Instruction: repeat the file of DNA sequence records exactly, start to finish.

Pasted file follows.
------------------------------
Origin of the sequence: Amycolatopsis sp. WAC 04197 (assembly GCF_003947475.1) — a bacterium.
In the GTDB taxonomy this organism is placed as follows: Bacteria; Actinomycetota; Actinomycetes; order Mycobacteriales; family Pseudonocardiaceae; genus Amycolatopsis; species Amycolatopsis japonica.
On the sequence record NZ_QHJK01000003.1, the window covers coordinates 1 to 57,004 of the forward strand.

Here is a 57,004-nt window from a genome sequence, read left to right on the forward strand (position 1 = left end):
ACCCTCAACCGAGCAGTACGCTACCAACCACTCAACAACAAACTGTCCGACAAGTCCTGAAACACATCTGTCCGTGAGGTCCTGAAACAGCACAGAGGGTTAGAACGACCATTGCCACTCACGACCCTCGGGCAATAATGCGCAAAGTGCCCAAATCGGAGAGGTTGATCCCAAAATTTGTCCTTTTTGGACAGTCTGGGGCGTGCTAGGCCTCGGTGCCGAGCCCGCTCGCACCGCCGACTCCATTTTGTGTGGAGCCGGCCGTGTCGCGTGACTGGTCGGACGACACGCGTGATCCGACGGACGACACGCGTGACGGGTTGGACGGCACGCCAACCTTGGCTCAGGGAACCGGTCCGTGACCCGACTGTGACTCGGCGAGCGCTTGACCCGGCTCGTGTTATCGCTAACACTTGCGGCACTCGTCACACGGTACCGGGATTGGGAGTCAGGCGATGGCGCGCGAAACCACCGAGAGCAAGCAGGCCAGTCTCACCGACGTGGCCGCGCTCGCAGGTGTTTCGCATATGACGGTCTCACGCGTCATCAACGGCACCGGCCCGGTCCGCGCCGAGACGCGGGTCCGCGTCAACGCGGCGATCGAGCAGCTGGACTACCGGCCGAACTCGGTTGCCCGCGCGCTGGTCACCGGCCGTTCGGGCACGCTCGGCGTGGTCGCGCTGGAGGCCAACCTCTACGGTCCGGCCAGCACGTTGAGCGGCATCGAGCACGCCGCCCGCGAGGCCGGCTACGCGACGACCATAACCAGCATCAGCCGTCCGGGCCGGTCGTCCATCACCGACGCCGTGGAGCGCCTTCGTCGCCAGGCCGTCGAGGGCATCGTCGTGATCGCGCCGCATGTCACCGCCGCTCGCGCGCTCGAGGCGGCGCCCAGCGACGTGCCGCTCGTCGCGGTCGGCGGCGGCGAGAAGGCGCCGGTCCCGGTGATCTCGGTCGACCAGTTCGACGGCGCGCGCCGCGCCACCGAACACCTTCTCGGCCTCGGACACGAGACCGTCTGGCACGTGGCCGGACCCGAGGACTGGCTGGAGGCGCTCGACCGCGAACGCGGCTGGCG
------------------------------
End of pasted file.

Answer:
Origin of the sequence: Amycolatopsis sp. WAC 04197 (assembly GCF_003947475.1) — a bacterium.
In the GTDB taxonomy this organism is placed as follows: Bacteria; Actinomycetota; Actinomycetes; order Mycobacteriales; family Pseudonocardiaceae; genus Amycolatopsis; species Amycolatopsis japonica.
On the sequence record NZ_QHJK01000003.1, the window covers coordinates 1 to 57,004 of the forward strand.

Here is a 57,004-nt window from a genome sequence, read left to right on the forward strand (position 1 = left end):
ACCCTCAACCGAGCAGTACGCTACCAACCACTCAACAACAAACTGTCCGACAAGTCCTGAAACACATCTGTCCGTGAGGTCCTGAAACAGCACAGAGGGTTAGAACGACCATTGCCACTCACGACCCTCGGGCAATAATGCGCAAAGTGCCCAAATCGGAGAGGTTGATCCCAAAATTTGTCCTTTTTGGACAGTCTGGGGCGTGCTAGGCCTCGGTGCCGAGCCCGCTCGCACCGCCGACTCCATTTTGTGTGGAGCCGGCCGTGTCGCGTGACTGGTCGGACGACACGCGTGATCCGACGGACGACACGCGTGACGGGTTGGACGGCACGCCAACCTTGGCTCAGGGAACCGGTCCGTGACCCGACTGTGACTCGGCGAGCGCTTGACCCGGCTCGTGTTATCGCTAACACTTGCGGCACTCGTCACACGGTACCGGGATTGGGAGTCAGGCGATGGCGCGCGAAACCACCGAGAGCAAGCAGGCCAGTCTCACCGACGTGGCCGCGCTCGCAGGTGTTTCGCATATGACGGTCTCACGCGTCATCAACGGCACCGGCCCGGTCCGCGCCGAGACGCGGGTCCGCGTCAACGCGGCGATCGAGCAGCTGGACTACCGGCCGAACTCGGTTGCCCGCGCGCTGGTCACCGGCCGTTCGGGCACGCTCGGCGTGGTCGCGCTGGAGGCCAACCTCTACGGTCCGGCCAGCACGTTGAGCGGCATCGAGCACGCCGCCCGCGAGGCCGGCTACGCGACGACCATAACCAGCATCAGCCGTCCGGGCCGGTCGTCCATCACCGACGCCGTGGAGCGCCTTCGTCGCCAGGCCGTCGAGGGCATCGTCGTGATCGCGCCGCATGTCACCGCCGCTCGCGCGCTCGAGGCGGCGCCCAGCGACGTGCCGCTCGTCGCGGTCGGCGGCGGCGAGAAGGCGCCGGTCCCGGTGATCTCGGTCGACCAGTTCGACGGCGCGCGCCGCGCCACCGAACACCTTCTCGGCCTCGGACACGAGACCGTCTGGCACGTGGCCGGACCCGAGGACTGGCTGGAGGCGCTCGACCGCGAACGCGGCTGGCG